Throughout the years, many musicians have been able to ignite their careers directly from their own homes. These individuals have been able to obtain their success, by recording their songs directly in their living rooms, basements or bedrooms.
These people have been able to achieve their goals, because of their own home recording studios. Without the best vocal microphone, these individuals would have been unable to obtain their dreams.
There has been some outstanding microphones and below you will find our top 10 picks and reviews for the best vocal microphone for recording.
In a hurry? Here are our top picks for the Best Vocal Microphone for Recording
Editors Pick -
Best Value Cheap Mics - Pyle-Pro PDMIC58 Microphone
Best Professional High Quality Mic - Rode NT1 Microphone
Best USB Mic - Blue Microphones Snowball iCE
Best Under £50 Mic - Behringer C-1 Microphone
Best Dynamic Mic - Shure SM58 Microphone
Best Studio Condenser Mic - Audio-Technica AT2020
Best Studio Starter Mic - Blue Microphones Bluebird LG
Best Seller Mic - Audio-Technica 20 Series AT2035
Top 10 Vocal Mics
Why Do You Need a Vocal Microphone for Recording?
What’s the point? Well, I can tell you that there certainly is one. A microphone isn’t just something you can pick up from the shelf and just get started with; you need to put time and research into it.
There are different microphones for different circumstances, and there are plenty of models out there that are suited to specific tasks. When you are recording vocals, you need a mic that is going to be able to capture your sound and the music that you want to create.
A vocal mic is able to do just that, but before you can just go out
and buy one, there are some things you need to take into consideration. It is in the little sections below that I really get into the details to help you figure out exactly what you need at a price you can afford.
Type of Microphone
The first thing you should be asking yourself is what you are going to be using your new mic for, as this will have a massive impact on what you choose. Is it for your recording studio, on the stage, or
multiple situations? It’s something we forget about quite easily, and this can lead to choosing something that is completely wrong for you.
Dynamic vs Condenser
There’s a lot that goes into these two types of microphone, and some pretty key differences between them. I will also note that these are known as transducer types. The dynamic models are a
lot more rugged than their condenser counterparts, and this is why they are most commonly used on the stage.
The condensers are more sensitive, delicate, and this makes them ideal for use in the studio recording tracks. Of course, there are dynamic mics that are used for studio recording, and condensers that are used for the stage; exceptions to the rule.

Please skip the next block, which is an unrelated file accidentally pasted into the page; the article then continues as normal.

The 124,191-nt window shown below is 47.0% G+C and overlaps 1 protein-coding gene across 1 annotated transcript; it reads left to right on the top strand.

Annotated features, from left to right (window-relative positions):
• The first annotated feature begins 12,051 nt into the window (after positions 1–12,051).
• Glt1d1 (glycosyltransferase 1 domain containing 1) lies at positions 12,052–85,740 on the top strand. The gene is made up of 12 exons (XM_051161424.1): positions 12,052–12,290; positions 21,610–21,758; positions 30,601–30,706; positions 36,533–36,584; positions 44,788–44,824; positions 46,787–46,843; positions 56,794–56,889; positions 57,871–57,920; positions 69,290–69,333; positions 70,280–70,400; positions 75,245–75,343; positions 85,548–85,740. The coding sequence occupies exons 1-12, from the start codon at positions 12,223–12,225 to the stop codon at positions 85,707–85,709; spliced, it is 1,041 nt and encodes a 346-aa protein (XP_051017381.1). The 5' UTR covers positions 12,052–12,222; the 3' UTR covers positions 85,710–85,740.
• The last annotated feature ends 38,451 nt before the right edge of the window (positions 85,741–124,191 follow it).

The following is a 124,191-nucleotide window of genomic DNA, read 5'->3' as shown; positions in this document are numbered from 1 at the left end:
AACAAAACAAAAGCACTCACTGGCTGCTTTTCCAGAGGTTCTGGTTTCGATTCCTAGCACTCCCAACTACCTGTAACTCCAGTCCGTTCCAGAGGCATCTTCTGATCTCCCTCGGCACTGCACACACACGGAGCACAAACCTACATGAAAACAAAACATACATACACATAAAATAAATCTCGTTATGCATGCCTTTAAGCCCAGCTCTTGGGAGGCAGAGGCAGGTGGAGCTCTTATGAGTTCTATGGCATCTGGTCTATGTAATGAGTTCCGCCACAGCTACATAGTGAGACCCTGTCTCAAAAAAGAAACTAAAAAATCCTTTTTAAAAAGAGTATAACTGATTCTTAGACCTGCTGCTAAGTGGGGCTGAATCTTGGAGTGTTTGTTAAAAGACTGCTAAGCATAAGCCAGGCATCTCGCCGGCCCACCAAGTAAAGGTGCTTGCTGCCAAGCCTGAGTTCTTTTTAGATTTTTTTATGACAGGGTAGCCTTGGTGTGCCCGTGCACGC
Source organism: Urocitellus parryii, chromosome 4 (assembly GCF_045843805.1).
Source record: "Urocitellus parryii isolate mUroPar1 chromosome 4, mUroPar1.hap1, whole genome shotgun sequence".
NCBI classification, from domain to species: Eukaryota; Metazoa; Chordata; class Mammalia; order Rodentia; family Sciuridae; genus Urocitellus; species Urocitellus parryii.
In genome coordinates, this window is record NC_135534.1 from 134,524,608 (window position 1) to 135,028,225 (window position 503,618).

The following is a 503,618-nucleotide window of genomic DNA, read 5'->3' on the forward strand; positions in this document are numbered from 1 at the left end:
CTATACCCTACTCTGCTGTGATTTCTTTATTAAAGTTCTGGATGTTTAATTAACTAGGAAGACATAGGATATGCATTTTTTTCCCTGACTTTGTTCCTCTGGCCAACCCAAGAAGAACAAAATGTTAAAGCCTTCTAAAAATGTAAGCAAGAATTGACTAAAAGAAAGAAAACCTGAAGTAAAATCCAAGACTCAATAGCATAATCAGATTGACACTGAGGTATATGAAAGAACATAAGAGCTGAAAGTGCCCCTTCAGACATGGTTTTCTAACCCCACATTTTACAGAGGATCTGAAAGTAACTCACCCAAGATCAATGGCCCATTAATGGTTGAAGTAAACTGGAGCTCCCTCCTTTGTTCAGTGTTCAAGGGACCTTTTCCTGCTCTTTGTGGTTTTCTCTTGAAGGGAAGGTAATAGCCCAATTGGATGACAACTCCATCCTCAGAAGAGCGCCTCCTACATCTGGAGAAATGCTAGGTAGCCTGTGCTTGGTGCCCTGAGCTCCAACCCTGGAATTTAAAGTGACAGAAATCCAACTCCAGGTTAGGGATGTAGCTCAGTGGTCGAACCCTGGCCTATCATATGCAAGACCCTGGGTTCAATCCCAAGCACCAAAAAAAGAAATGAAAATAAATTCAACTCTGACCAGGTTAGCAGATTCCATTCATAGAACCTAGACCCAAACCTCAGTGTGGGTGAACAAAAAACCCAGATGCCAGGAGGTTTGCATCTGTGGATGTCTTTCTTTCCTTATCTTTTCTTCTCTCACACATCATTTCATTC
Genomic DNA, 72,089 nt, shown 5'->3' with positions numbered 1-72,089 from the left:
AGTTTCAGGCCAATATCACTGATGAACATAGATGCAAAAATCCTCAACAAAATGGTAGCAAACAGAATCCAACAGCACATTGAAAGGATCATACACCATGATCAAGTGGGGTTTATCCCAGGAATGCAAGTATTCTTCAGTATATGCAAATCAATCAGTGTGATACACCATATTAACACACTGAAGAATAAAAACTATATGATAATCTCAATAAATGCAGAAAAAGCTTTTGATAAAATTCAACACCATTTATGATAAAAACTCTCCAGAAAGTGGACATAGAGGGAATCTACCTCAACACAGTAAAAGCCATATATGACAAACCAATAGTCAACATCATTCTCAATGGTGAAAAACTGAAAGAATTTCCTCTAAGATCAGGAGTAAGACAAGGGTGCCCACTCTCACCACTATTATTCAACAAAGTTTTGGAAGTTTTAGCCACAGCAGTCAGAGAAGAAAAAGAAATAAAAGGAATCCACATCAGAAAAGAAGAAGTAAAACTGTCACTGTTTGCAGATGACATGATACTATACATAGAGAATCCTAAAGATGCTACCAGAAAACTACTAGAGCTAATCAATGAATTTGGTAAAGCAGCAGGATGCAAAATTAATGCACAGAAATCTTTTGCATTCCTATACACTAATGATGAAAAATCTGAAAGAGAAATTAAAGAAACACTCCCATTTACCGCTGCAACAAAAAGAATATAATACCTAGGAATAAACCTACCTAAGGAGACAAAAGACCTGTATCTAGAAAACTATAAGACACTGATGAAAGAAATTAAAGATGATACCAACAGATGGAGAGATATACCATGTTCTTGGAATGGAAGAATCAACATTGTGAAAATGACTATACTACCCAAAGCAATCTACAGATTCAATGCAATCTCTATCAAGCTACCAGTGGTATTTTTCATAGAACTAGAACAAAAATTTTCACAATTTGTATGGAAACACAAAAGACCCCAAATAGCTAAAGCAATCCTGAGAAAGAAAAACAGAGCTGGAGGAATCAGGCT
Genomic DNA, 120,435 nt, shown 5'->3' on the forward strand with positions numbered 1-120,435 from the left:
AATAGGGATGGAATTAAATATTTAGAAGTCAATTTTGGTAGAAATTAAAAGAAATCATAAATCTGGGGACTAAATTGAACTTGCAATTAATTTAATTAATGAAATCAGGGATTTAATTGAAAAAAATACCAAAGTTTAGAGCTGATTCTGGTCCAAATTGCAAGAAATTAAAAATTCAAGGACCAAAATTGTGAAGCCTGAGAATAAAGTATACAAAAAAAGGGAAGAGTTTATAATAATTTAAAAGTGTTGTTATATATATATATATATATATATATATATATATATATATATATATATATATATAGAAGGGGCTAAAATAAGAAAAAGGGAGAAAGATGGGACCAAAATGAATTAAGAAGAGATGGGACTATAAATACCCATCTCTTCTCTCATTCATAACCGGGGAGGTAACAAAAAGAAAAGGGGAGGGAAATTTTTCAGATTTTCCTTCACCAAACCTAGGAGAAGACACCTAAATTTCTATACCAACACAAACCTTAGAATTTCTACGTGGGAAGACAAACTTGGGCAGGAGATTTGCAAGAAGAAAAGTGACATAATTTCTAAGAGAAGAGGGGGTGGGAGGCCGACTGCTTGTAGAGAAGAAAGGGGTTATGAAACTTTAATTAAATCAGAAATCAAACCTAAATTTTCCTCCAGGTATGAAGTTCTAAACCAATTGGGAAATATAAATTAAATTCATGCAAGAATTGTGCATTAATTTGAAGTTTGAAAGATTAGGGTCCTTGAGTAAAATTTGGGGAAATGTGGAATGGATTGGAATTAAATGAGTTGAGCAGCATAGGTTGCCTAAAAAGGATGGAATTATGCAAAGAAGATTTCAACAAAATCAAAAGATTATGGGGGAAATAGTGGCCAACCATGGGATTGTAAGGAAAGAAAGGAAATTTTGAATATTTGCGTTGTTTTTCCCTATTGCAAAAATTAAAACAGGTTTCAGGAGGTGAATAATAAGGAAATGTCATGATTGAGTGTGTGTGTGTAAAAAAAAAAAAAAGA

I will also make note of another major difference between the two of these. The dynamic mics are able to operate without a power source, which makes them more versatile when you want to move
around and get funky. On the other hand, the condenser mics need either a battery or phantom power supply if you want them to function properly.
Many mics contain a diaphragm, but the difference in size only tends to be found within condenser microphones. Both large and small sizes are great, and there isn’t really a right or wrong answer; it all depends on what you are going to be using the mic for.
The small diaphragms are perfect for those who consider themselves to be realists, and they can capture sound beautifully and in an unaltered manner. The sound itself is detailed, neutral, and suited to a whole range of different situations, which is why it is such a popular choice.
The large ones are more like they are partially instruments, and they are made to create sounds that are bigger than they are. They are more engaging, showstopping, and produce something that gives you that record feel. Vocals and lead instruments find themselves in the spotlight here.
What this refers to is the shape of the microphone’s field of sensitivity; otherwise known as the direction from which it either ignores or accepts incoming sounds. You can select a specific
microphone according to the kind of pattern you need in order to get the sound and use you want.
An omnidirectional mic will respond to sounds that are coming from every direction, whereas a bi-directional mic will only pick up sounds from the east and west. This is also known as a figure 8 mic.
If you choose a unidirectional mic, it will take sounds from one direction and exclude those from all others.
These are actually the most common type, and there are three polar patterns:
Sound Pressure Level
You may also find this displayed as SPL. It refers to the maximum volume that the mic is able to happen, and you will find that it is labelled in decibels (dB). This is an important aspect to look into if
your mic is going to be around loud instruments and needs to be able to cope with it. You will find the average level is around 100dB, while a high SPL is considered to be 130dB.
No matter what your dream mic may be, you do need to remember to stick with something you can afford. It is possible to pick up a good quality vocal mic for an affordable price, and you shouldn’t
have to feel like you need to spend a fortune. That’s why I work so hard to bring you fantastic deals on high-quality models that will bring the best results.
When it comes down to it, you should remember that the best vocal microphone for one individual might not be the best for another. This is why it is imperative to figure out precisely what you desire out of a microphone.
Once you’ve done that, you will want to scour through our list above and choose the microphone, which will be sure to satisfy all of your desires and preferences. This will help to ensure that your music soars to new heights.